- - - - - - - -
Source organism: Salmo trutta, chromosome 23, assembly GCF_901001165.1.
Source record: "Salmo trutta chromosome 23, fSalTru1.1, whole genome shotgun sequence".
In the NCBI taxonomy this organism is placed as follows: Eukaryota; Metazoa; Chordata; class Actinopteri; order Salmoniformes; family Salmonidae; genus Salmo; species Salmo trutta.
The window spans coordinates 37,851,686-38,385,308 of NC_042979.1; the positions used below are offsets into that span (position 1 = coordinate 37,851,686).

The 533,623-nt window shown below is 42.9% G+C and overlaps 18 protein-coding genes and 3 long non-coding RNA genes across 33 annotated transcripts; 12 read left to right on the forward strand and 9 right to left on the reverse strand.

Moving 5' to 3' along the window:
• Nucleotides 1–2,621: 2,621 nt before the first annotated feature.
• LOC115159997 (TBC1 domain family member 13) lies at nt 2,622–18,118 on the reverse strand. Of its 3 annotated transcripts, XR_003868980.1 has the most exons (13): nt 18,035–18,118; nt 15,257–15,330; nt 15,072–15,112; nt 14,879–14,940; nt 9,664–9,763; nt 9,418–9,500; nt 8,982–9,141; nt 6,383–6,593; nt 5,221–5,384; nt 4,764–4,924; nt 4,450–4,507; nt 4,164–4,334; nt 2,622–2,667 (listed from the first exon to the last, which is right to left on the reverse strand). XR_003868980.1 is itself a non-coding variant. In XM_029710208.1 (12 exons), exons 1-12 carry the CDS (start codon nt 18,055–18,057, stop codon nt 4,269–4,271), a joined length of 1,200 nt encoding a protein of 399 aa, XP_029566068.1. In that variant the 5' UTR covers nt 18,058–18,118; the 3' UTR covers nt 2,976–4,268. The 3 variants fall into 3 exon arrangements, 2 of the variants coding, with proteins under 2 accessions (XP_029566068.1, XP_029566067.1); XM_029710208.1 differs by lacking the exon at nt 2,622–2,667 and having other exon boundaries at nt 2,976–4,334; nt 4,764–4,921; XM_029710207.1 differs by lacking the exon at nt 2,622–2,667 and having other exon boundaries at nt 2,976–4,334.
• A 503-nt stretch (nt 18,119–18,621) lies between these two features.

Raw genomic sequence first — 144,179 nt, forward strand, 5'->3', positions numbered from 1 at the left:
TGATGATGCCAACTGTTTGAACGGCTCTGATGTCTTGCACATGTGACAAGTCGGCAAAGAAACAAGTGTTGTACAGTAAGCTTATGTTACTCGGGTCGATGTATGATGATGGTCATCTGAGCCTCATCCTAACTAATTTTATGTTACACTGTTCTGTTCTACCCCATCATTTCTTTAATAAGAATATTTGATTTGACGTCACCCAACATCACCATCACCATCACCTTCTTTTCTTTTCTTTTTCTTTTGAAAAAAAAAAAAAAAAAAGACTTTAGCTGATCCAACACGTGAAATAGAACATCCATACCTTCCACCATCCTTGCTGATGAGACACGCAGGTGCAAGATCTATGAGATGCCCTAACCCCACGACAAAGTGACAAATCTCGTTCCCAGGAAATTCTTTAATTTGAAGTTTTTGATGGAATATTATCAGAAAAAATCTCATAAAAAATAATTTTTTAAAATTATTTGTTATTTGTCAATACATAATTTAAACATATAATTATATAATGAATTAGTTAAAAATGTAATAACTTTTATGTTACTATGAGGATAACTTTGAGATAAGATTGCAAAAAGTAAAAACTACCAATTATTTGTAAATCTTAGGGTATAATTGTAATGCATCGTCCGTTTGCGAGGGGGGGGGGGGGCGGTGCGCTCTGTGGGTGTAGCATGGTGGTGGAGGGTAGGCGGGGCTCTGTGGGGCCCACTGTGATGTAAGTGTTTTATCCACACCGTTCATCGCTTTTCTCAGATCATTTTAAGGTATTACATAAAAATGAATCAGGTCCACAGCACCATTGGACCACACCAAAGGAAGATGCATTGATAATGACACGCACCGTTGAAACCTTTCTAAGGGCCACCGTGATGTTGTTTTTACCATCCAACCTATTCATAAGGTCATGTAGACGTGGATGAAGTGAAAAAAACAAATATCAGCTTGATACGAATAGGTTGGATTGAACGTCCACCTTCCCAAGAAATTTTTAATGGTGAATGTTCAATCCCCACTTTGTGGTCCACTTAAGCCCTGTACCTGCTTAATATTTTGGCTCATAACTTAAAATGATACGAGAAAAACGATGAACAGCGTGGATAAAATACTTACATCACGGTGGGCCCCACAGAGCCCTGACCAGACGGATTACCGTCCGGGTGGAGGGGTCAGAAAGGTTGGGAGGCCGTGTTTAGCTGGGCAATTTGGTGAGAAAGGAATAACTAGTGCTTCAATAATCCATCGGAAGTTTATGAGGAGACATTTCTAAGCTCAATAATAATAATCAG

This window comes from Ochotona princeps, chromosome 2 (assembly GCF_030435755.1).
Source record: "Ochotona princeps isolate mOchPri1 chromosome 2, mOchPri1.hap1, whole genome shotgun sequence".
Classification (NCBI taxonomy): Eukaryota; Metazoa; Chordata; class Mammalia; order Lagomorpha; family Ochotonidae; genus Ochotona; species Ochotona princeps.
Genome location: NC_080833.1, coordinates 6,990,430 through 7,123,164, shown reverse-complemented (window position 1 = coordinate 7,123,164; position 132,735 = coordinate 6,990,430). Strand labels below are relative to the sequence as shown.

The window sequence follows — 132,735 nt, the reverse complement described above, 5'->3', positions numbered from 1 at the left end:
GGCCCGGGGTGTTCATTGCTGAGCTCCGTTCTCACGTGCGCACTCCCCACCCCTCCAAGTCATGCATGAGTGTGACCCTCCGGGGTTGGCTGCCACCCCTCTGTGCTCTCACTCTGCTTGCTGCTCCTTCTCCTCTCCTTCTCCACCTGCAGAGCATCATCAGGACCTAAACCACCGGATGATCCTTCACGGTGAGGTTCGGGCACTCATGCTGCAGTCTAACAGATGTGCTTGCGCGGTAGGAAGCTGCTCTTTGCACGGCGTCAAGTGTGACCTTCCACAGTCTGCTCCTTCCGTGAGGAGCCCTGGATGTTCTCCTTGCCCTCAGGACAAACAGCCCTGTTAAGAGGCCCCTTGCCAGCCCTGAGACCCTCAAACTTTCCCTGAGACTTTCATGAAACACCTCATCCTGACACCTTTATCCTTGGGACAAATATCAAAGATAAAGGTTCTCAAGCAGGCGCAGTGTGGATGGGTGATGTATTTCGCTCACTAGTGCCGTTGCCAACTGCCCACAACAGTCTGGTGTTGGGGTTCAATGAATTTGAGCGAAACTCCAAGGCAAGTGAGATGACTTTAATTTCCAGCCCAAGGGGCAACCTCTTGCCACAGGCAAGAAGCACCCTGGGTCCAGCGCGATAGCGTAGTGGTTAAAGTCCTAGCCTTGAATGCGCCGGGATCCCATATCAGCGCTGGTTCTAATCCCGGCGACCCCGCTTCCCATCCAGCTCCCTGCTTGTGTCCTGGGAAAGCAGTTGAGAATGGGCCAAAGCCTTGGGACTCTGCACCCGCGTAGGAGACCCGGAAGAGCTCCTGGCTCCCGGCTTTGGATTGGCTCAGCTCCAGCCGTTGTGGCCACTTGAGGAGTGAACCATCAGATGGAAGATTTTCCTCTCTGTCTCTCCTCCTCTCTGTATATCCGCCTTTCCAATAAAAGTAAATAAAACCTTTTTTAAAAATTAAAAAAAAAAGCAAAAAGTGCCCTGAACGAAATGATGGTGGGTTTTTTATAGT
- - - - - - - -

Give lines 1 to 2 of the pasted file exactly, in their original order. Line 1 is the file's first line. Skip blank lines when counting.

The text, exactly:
Source organism: Salmo trutta, chromosome 23, assembly GCF_901001165.1.
Source record: "Salmo trutta chromosome 23, fSalTru1.1, whole genome shotgun sequence".